WRITERS ON WRITING THE NEW YORK TIMES
By ED McBAINhere used to be a time when a person could make a decent living writing crime stories. Back then, a hard-working individual could earn 2 cents a word for a short story. Three cents, if he was exceptionally good. It beat polishing spittoons. Besides, it was fun.
Back then, starting a crime story was like reaching into a box of chocolates and being surprised by either the soft center or the carmel or the nuts. There were plenty of nuts in crime fiction, but you never knew what kind of story would come out of the machine until it started taking shape on the page. Like a jazz piano player, a good writer of short crime fiction didn't think he knew his job unless he could improvise in all 12 keys. Ringing variations on the theme was what made it such fun. Getting paid 2 or 3 cents a word was also fun.
For me, Private Eye stories were the easiest of the lot. All you had to do was talk out of the side of your mouth and get in trouble with the cops. In the P.I. stories back then, the cops were always heavies. If it weren't for the cops, the P.I. could solve a murder -- any murder -- in 10 seconds flat. The cops were always dragging the P.I. into the cop shop to accuse him of having murdered somebody just because he happened to be at the scene of the crime before anybody else got there, sheesh!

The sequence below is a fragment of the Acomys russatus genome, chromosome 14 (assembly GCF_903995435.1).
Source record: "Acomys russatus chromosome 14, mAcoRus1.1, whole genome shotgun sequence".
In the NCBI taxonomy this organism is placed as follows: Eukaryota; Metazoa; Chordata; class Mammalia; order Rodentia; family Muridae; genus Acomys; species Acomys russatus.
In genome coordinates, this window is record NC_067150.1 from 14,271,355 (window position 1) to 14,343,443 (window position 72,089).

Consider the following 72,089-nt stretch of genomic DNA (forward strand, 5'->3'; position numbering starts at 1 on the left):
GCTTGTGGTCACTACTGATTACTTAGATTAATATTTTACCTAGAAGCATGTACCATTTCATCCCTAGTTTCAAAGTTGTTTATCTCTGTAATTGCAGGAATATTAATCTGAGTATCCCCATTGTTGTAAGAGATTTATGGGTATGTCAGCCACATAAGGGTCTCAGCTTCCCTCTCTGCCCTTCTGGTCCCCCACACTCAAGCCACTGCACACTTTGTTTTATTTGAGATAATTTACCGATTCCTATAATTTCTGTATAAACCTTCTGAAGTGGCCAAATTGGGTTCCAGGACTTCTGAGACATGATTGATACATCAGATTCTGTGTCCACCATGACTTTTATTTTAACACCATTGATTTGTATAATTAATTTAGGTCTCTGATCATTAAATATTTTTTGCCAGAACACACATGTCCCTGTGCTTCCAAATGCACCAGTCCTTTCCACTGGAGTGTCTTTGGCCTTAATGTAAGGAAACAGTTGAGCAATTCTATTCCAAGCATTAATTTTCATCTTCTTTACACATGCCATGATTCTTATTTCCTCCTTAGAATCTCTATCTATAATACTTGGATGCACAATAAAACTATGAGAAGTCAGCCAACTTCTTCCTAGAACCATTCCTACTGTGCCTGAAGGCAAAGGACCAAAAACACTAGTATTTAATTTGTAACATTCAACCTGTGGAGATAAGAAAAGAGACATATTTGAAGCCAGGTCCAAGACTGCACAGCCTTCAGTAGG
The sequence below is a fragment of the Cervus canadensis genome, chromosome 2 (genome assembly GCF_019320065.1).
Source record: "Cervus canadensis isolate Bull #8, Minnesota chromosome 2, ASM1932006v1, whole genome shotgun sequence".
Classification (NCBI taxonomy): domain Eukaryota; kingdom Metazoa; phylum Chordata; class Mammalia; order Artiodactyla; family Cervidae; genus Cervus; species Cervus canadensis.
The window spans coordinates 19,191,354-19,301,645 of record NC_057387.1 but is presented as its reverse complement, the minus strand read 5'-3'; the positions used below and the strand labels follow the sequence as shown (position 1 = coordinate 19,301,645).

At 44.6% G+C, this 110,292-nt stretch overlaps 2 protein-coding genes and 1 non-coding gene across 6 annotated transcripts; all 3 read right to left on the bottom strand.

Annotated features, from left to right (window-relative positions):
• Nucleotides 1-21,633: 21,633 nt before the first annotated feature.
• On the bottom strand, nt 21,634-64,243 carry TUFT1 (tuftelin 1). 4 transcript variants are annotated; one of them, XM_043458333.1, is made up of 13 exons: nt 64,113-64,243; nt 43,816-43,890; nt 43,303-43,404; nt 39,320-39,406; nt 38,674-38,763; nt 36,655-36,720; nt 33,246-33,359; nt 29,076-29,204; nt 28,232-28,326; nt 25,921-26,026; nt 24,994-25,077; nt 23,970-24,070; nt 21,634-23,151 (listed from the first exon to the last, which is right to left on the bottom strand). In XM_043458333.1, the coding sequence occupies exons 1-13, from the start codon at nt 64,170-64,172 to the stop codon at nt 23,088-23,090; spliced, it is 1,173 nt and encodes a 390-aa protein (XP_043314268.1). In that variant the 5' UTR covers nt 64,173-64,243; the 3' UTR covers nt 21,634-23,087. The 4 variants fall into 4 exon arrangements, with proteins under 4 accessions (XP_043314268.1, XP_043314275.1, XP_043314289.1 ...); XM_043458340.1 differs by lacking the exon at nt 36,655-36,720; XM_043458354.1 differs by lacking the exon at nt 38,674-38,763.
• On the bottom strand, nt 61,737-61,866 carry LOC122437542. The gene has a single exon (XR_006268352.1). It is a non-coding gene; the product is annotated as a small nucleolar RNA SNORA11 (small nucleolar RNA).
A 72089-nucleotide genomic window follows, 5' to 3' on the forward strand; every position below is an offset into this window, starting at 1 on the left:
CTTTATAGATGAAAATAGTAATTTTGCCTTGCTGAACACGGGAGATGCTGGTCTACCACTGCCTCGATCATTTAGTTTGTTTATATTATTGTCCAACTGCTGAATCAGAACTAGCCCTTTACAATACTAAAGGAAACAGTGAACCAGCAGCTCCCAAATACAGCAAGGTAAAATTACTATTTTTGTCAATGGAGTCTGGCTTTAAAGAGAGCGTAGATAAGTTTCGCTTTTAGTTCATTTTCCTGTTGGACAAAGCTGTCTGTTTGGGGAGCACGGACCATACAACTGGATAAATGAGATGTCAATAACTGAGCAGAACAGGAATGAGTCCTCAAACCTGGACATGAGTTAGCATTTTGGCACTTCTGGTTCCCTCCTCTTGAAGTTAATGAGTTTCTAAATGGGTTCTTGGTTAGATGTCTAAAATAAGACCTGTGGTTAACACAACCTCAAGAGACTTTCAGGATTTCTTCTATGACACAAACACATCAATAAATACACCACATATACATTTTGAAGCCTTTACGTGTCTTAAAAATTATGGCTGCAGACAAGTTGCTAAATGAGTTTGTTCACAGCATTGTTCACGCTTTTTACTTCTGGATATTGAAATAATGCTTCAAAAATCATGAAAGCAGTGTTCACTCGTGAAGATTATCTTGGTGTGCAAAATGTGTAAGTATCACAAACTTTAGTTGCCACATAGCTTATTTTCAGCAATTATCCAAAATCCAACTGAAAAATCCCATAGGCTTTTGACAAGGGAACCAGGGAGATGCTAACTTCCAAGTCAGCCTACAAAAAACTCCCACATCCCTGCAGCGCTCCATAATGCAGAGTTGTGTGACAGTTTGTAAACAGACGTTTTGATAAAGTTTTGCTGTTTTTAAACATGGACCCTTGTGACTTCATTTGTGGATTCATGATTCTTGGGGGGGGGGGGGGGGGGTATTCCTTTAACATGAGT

I always started a P.I. story with a blonde wearing a tight shiny dress. When she crossed her legs, you saw rib-topped silk stockings and garters taut against milky white flesh, boy. Usually, she wanted to find her missing husband or somebody. Usually, the P.I. fell in love with her by the end of the story, but he had to be careful because you couldn't trust girls who crossed their legs to show their garters. A Private Eye was Superman wearing a fedora.
The Amateur Detective was a private eye without a license. The people who came to the Am Eye were usually friends or relatives who never dreamed of going to the police with a criminal problem but who couldn't afford to pay a private detective for professional help. So, naturally, they went to an amateur. They called upon a rabbi or a priest or the lady who was president of the garden club, or somebody who owned cats, or a guy who drove a locomotive on the Delaware Lackawanna, and they explained that somebody was missing, or dead, and could these busy amateurs please lend a helping hand?
Naturally, the garage mechanic, or the magician, or the elevator operator dropped everything to go help his friend or his maiden aunt. The Am Eye was smarter than either the P.I. or the cops because solving crimes wasn't his usual line of work, you see, but boy, was he good at it! It was fun writing Am Eye stories because you didn't have to know anything about criminal investigation. You just had to know all the station stops on the Delaware Lackawanna.
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